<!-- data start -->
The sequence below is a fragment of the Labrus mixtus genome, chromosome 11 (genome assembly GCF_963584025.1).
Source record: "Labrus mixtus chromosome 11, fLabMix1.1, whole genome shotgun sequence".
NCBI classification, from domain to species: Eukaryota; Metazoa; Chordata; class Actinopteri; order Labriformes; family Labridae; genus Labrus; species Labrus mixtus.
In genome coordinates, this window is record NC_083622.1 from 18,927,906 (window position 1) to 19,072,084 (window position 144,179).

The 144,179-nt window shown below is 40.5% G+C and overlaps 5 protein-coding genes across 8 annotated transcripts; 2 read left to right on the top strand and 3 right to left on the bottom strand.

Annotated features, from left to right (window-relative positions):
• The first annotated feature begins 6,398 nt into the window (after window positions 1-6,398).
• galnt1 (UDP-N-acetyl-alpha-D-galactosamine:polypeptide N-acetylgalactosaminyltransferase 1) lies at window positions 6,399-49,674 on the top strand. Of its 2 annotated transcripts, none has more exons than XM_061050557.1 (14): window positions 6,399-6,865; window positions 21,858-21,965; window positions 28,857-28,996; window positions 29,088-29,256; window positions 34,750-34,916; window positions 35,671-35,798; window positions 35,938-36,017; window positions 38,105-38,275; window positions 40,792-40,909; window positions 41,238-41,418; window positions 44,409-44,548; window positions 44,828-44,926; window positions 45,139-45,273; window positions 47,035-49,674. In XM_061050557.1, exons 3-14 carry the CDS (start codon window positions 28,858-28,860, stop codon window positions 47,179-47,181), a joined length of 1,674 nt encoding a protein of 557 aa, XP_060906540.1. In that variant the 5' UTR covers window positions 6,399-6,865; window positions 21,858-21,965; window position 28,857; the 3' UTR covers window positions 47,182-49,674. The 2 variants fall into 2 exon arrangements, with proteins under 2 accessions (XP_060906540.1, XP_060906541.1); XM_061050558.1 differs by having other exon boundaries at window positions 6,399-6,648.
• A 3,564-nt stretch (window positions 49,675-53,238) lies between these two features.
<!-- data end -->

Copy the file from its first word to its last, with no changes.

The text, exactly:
The sequence below is a fragment of the Labrus mixtus genome, chromosome 11 (genome assembly GCF_963584025.1).
Source record: "Labrus mixtus chromosome 11, fLabMix1.1, whole genome shotgun sequence".
NCBI classification, from domain to species: Eukaryota; Metazoa; Chordata; class Actinopteri; order Labriformes; family Labridae; genus Labrus; species Labrus mixtus.
In genome coordinates, this window is record NC_083622.1 from 18,927,906 (window position 1) to 19,072,084 (window position 144,179).

The 144,179-nt window shown below is 40.5% G+C and overlaps 5 protein-coding genes across 8 annotated transcripts; 2 read left to right on the top strand and 3 right to left on the bottom strand.

Annotated features, from left to right (window-relative positions):
• The first annotated feature begins 6,398 nt into the window (after window positions 1-6,398).
• galnt1 (UDP-N-acetyl-alpha-D-galactosamine:polypeptide N-acetylgalactosaminyltransferase 1) lies at window positions 6,399-49,674 on the top strand. Of its 2 annotated transcripts, none has more exons than XM_061050557.1 (14): window positions 6,399-6,865; window positions 21,858-21,965; window positions 28,857-28,996; window positions 29,088-29,256; window positions 34,750-34,916; window positions 35,671-35,798; window positions 35,938-36,017; window positions 38,105-38,275; window positions 40,792-40,909; window positions 41,238-41,418; window positions 44,409-44,548; window positions 44,828-44,926; window positions 45,139-45,273; window positions 47,035-49,674. In XM_061050557.1, exons 3-14 carry the CDS (start codon window positions 28,858-28,860, stop codon window positions 47,179-47,181), a joined length of 1,674 nt encoding a protein of 557 aa, XP_060906540.1. In that variant the 5' UTR covers window positions 6,399-6,865; window positions 21,858-21,965; window position 28,857; the 3' UTR covers window positions 47,182-49,674. The 2 variants fall into 2 exon arrangements, with proteins under 2 accessions (XP_060906540.1, XP_060906541.1); XM_061050558.1 differs by having other exon boundaries at window positions 6,399-6,648.
• A 3,564-nt stretch (window positions 49,675-53,238) lies between these two features.